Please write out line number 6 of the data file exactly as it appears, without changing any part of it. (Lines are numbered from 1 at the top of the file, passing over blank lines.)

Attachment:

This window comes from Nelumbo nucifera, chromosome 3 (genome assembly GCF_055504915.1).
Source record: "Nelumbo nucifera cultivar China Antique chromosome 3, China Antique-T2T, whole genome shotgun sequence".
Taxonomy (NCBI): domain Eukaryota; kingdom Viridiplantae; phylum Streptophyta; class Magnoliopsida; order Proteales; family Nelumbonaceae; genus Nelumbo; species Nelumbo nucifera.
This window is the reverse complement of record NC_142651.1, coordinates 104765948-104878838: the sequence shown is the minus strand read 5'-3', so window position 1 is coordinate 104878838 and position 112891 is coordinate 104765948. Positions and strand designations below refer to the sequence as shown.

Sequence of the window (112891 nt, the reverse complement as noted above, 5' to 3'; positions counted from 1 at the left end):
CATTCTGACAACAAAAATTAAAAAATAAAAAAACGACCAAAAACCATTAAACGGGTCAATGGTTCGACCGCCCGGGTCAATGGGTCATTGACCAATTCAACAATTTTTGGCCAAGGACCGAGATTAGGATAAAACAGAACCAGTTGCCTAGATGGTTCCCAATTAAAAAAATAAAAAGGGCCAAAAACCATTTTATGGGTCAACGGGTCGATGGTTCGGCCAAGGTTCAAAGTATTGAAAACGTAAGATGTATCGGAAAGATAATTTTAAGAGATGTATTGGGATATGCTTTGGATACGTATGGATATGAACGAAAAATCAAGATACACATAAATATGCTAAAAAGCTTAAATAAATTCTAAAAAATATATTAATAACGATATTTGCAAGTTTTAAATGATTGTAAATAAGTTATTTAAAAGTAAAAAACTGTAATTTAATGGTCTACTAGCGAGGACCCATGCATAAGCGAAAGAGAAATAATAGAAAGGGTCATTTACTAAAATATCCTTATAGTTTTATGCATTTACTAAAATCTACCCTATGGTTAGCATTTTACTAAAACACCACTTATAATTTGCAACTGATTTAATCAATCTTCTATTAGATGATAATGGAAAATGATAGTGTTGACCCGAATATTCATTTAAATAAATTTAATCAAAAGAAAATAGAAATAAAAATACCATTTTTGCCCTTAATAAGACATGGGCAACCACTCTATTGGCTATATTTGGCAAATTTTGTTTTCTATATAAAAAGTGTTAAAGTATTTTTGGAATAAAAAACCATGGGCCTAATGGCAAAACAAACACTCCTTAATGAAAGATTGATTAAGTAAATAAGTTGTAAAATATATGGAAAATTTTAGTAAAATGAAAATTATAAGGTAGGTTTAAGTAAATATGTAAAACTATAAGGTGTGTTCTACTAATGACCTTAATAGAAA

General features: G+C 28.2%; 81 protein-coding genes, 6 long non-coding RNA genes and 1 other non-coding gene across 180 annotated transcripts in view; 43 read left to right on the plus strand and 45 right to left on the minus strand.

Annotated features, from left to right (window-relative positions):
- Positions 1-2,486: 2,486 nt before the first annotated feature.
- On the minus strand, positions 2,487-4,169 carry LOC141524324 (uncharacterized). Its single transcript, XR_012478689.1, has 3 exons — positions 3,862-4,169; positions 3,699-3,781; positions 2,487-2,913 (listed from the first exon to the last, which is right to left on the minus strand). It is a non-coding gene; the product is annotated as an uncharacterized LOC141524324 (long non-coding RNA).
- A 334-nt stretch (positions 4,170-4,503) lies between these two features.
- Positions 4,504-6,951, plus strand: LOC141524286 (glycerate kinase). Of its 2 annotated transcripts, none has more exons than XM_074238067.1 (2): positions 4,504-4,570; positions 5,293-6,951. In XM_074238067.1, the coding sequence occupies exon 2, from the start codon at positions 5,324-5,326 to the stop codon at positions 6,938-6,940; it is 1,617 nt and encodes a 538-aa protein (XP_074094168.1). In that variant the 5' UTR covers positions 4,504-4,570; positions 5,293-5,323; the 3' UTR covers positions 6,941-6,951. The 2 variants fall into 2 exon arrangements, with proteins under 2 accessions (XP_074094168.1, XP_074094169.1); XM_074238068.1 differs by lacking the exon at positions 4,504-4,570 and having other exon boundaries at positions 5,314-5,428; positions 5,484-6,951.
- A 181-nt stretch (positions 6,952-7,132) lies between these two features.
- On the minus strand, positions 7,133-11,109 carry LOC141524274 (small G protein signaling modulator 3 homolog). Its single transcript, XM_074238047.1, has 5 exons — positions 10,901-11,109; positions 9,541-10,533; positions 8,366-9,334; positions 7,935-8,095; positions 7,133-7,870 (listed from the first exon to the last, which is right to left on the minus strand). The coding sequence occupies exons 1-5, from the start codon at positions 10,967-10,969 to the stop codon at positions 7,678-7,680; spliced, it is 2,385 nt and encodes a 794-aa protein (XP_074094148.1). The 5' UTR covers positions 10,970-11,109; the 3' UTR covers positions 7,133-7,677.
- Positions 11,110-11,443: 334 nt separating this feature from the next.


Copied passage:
CATTCTGACAACAAAAATTAAAAAATAAAAAAACGACCAAAAACCATTAAACGGGTCAATGGTTCGACCGCCCGGGTCAATGGGTCATTGACCAATTCAACAATTTTTGGCCAAGGACCGAGATTAGGATAAAACAGAACCAGTTGCCTAGATGGTTCCCAATTAAAAAAATAAAAAGGGCCAAAAACCATTTTATGGGTCAACGGGTCGATGGTTCGGCCAAGGTTCAAAGTATTGAAAACGTAAGATGTATCGGAAAGATAATTTTAAGAGATGTATTGGGATATGCTTTGGATACGTATGGATATGAACGAAAAATCAAGATACACATAAATATGCTAAAAAGCTTAAATAAATTCTAAAAAATATATTAATAACGATATTTGCAAGTTTTAAATGATTGTAAATAAGTTATTTAAAAGTAAAAAACTGTAATTTAATGGTCTACTAGCGAGGACCCATGCATAAGCGAAAGAGAAATAATAGAAAGGGTCATTTACTAAAATATCCTTATAGTTTTATGCATTTACTAAAATCTACCCTATGGTTAGCATTTTACTAAAACACCACTTATAATTTGCAACTGATTTAATCAATCTTCTATTAGATGATAATGGAAAATGATAGTGTTGACCCGAATATTCATTTAAATAAATTTAATCAAAAGAAAATAGAAATAAAAATACCATTTTTGCCCTTAATAAGACATGGGCAACCACTCTATTGGCTATATTTGGCAAATTTTGTTTTCTATATAAAAAGTGTTAAAGTATTTTTGGAATAAAAAACCATGGGCCTAATGGCAAAACAAACACTCCTTAATGAAAGATTGATTAAGTAAATAAGTTGTAAAATATATGGAAAATTTTAGTAAAATGAAAATTATAAGGTAGGTTTAAGTAAATATGTAAAACTATAAGGTGTGTTCTACTAATGACCTTAATAGAAA